Age 11 to 14 Challenge Level:

Triangular numbers can be represented by a triangular array of squares. What do you notice about the sum of identical triangle numbers?

Hypotenuse Lattice Points

Age 14 to 16 Challenge Level:

The triangle OMN has vertices on the axes with whole number co-ordinates. How many points with whole number coordinates are there on the hypotenuse MN?

Route to Infinity

Age 11 to 14 Challenge Level:

Can you describe this route to infinity? Where will the arrows take you next?

Building Gnomons

Age 14 to 16 Challenge Level:

Build gnomons that are related to the Fibonacci sequence and try to explain why this is possible.

AMGM

Age 14 to 16 Challenge Level:

Can you use the diagram to prove the AM-GM inequality?

Got It

Age 7 to 14 Challenge Level:

A game for two people, or play online. Given a target number, say 23, and a range of numbers to choose from, say 1-4, players take it in turns to add to the running total to hit their target.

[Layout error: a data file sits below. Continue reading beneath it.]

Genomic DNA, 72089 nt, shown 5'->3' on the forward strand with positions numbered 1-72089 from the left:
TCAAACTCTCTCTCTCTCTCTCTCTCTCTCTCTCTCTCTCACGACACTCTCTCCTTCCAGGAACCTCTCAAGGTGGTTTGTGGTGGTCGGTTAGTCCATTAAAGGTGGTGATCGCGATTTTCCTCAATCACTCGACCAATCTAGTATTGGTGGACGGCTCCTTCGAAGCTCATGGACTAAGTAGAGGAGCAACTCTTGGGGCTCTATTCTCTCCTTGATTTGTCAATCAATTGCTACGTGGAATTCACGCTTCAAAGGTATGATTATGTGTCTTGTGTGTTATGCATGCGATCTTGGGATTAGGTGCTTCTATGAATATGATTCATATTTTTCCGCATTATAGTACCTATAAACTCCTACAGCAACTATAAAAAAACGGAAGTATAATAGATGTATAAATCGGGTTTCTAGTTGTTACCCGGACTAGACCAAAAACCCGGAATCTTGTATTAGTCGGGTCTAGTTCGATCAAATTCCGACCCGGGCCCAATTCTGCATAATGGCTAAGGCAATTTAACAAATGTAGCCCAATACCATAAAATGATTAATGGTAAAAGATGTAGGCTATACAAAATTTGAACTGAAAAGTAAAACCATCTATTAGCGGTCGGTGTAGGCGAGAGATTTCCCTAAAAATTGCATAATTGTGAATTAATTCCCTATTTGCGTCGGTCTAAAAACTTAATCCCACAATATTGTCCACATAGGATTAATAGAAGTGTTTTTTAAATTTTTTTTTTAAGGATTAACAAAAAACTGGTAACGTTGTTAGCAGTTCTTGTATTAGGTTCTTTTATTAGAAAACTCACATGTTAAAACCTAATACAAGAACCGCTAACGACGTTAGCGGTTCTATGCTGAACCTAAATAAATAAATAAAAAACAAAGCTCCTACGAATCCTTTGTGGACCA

Three Times Seven

Age 11 to 14 Challenge Level:

A three digit number abc is always divisible by 7 when 2a+3b+c is divisible by 7. Why?

Konigsberg Plus

Age 11 to 14 Challenge Level:

Euler discussed whether or not it was possible to stroll around Koenigsberg crossing each of its seven bridges exactly once. Experiment with different numbers of islands and bridges.

Number Pyramids

Age 11 to 14 Challenge Level:

Try entering different sets of numbers in the number pyramids. How does the total at the top change?

Winning Lines

Age 7 to 16

An article for teachers and pupils that encourages you to look at the mathematical properties of similar games.

Pareq Calc

Age 14 to 16 Challenge Level: